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Summary Report

Source of this report

This report summarises the work of the Northcliffe Heritage Project and draws upon the findings in the full report, which can be found here on this website.

To download a full PDF of this summary report click button below.


The Northcliffe Heritage Project grew out of the interests of a local historian, Tony Woods,a local archaeologist, Derek Barker and John Bromley, a member of Friends of Northcliffe. The FoN committee were asked if they would be prepared to support a local heritage project based on Northcliffe. They agreed and a public meeting was held in the autumn of 2014, with both Derek and Tony talking alongside the late John McIlwaine from the Bradford University Department of Archaeological Sciences. It was well attended by local people and other Friends Groups who had undertaken similarexplorations. A citizens’ project was set up which had many people volunteering to work on the archaeological surveys and excavations or undertaking historical literature research. Tony prepared a draft report about the work and finding of the project. The full report was completed after Tony’s death and is available here.

Everything Starts With Geology

The Bradford area sits on a series of rocks called the coal measures, these rocks contain valuable minerals – coal, ironstone, fireclay, sandstone, and brick making shales. The north Bradford area contains the three deepest commercially mined seams in the whole of the Yorkshire Coalfield; the Soft Bed; the Hard Bed and 36 Yard Coal. The hard bed sits on a thick layer of fireclay, mudstone and shales which could be crushed, pressed and fired to make bricks, and a layer of sandstone, the Stanningley Rock, was quarried.

Citizen Archaeology And History

Early on it was decided not to try and apply for grants to pay specialists but to train up local people to undertake archaeological surveying and digs, together with the historical research.

An initial walk-over visual survey of all of Northcliffe was undertaken of what is visible today - walls, watercourses, tracks and paths, demolition debris, mining shafts, collapsed tunnels, spoil heaps and stone extraction sites. For every site, the team took photographs and physical measurements, described the
shape, (whether it went up or down, was flat or sloping), and its location established via mobile phone GPS. The team recorded the likely purpose for each site.

What Was Found: History

Shipley was listed in the 1086 Domesday Survey, described as waste and under the Lordship of Ilbert De Lacy. ‘Waste’ refer to the despoliation of all northern England following the Norman Conquest where buildings were destroyed, farms and livestock burnt, as part of King William’s desire to gain and maintain control of England. It was known as the harrying of the north and had an impact for the best part of a century. All lands, up until the 13th Century were held by the Crown with the management of the lands granted to individuals, such as Lords of the Manor, with part of the rents collected handed to the Crown.

Farming And Timber

Farming and woodland management had been important sources of income for the land owners from the 16th Century. The farms on Northcliffe were tenanted with the fields used for pasture, arable and meadow. The poor soil grew oats, wheat, barley, potatoes and turnips. Farmers tended to have other jobs as well. It is hard to determine the age of the ploughing marks that can be seen on site and on aerial photographs.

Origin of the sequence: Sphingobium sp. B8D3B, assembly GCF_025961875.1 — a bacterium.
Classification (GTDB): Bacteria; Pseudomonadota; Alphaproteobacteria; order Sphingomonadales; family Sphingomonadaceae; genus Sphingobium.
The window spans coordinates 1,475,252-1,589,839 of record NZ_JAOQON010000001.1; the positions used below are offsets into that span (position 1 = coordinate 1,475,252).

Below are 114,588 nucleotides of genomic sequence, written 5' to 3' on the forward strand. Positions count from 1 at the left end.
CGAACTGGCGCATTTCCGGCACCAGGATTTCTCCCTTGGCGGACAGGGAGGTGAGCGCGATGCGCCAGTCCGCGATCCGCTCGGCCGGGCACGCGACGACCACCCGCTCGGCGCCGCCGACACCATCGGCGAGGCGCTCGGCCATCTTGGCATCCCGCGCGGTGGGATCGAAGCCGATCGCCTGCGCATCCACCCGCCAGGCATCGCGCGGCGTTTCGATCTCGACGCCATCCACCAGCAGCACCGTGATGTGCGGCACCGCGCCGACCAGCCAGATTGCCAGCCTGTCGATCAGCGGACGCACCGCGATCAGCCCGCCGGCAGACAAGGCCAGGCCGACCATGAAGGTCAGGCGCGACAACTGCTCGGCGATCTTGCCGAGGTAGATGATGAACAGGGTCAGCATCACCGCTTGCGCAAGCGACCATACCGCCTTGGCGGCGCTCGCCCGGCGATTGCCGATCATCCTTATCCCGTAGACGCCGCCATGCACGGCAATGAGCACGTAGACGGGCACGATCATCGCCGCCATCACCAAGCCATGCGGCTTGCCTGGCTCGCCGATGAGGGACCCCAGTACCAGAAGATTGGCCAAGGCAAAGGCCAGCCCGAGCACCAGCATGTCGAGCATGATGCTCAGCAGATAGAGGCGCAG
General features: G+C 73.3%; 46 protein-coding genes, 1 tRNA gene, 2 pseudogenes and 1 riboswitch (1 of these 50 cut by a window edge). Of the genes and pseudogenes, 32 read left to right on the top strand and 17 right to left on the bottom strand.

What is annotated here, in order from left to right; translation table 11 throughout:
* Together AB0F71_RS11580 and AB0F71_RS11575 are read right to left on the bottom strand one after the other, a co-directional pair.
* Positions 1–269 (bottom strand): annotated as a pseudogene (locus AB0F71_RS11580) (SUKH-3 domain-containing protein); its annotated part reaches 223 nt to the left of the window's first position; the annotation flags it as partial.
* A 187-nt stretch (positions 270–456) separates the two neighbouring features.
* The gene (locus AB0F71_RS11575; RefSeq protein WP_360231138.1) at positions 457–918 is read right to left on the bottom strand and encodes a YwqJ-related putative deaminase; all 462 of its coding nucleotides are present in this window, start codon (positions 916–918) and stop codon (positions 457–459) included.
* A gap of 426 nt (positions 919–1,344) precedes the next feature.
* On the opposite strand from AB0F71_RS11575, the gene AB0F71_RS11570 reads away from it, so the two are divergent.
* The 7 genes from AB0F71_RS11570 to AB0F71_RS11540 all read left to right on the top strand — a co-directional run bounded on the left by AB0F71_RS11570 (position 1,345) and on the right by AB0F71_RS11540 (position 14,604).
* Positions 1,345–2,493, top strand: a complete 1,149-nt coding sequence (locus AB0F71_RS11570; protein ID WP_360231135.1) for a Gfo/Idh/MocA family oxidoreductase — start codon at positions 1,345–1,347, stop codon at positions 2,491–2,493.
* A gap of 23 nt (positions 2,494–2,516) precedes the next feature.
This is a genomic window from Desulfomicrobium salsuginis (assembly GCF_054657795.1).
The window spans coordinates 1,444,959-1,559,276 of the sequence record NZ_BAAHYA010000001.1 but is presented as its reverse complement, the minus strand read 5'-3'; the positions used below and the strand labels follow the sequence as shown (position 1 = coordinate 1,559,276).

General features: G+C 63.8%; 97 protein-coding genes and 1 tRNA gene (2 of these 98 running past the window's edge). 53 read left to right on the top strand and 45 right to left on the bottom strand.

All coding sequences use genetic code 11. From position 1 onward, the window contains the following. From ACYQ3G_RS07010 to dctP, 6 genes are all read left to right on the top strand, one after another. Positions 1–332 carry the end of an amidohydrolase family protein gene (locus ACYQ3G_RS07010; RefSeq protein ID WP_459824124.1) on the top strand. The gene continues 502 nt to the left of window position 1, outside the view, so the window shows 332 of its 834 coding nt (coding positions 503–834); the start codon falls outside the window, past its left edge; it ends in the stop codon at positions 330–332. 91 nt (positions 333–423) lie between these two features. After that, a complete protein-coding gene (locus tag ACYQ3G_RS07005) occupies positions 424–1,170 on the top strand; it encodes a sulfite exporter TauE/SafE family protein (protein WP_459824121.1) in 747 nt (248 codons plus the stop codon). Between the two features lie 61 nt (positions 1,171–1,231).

By 1911 only two fields were described as pasture and arable the rest being only pasture. Farming ceased shortly after Northcliffe became a park when Frank Brooksbank, grandson of Joseph who first tenanted North Cliff farm, moved to Cottingley Hall Farm.

Findings: Coal, Fireclay And Stone

The three deepest commercial coal seams in the Lower Coal Measures are found in Northcliffe: the Soft Bed, Hard Bed and 36 Yard Coal. Northcliffe shows visible evidence of two types of exploitation, shaft and drift mining, by which coal and fireclay were obtained from the Soft and Hard Beds. There is clear evidence at the western end of the park for shallow shaft mining, probably allowing access to the 36 Yard Coal seam. Coal mining started before the 17th Century and was finished by 1880.

Paths And Trackways

Several of the paths through Northcliffe were originally ‘extraction tracks’ for mine and quarry products, with some dating back to medieval times. Tracks were established for horse and carts to move coal, such as the coal road that runs through Northcliffe from High Bank Lane through to Bradford Road, linking the original
Coal Pit Close at the top of the meadow, to the newer Coal Pit Close at the east end, by Bradford Road. Part of this route can still be followed on the ground as the newer tarmac path follows it for some of its journey. It is the oldest documented track in Northcliffe – over 240 years old.

Northcliffe And Recreation

In 1911 the Rosse family put their land for sale by auction as development plots for housing. The plots that covered Northcliffe Woods and Northcliffe Park did not sell. In 1918 the newly elected Shipley MP Norman Rae offered to buy the land and give it to Shipley Urban District Council to be used as a public space for the people of Bradford. Norman Rae was a mill owner, with mills in Bradford and Batley (where he was born) and business offices in Australia. He used his wealth to support local schools and businesses, gave land to Northcliffe Golf Club and had the Norman Rae Nursing Home built. He was later knighted and became Sir Norman Rae. There is a book about his life Sir H Norman Rae. 1960-1928. Shuttleworth and Walker 2000. Available from FoN.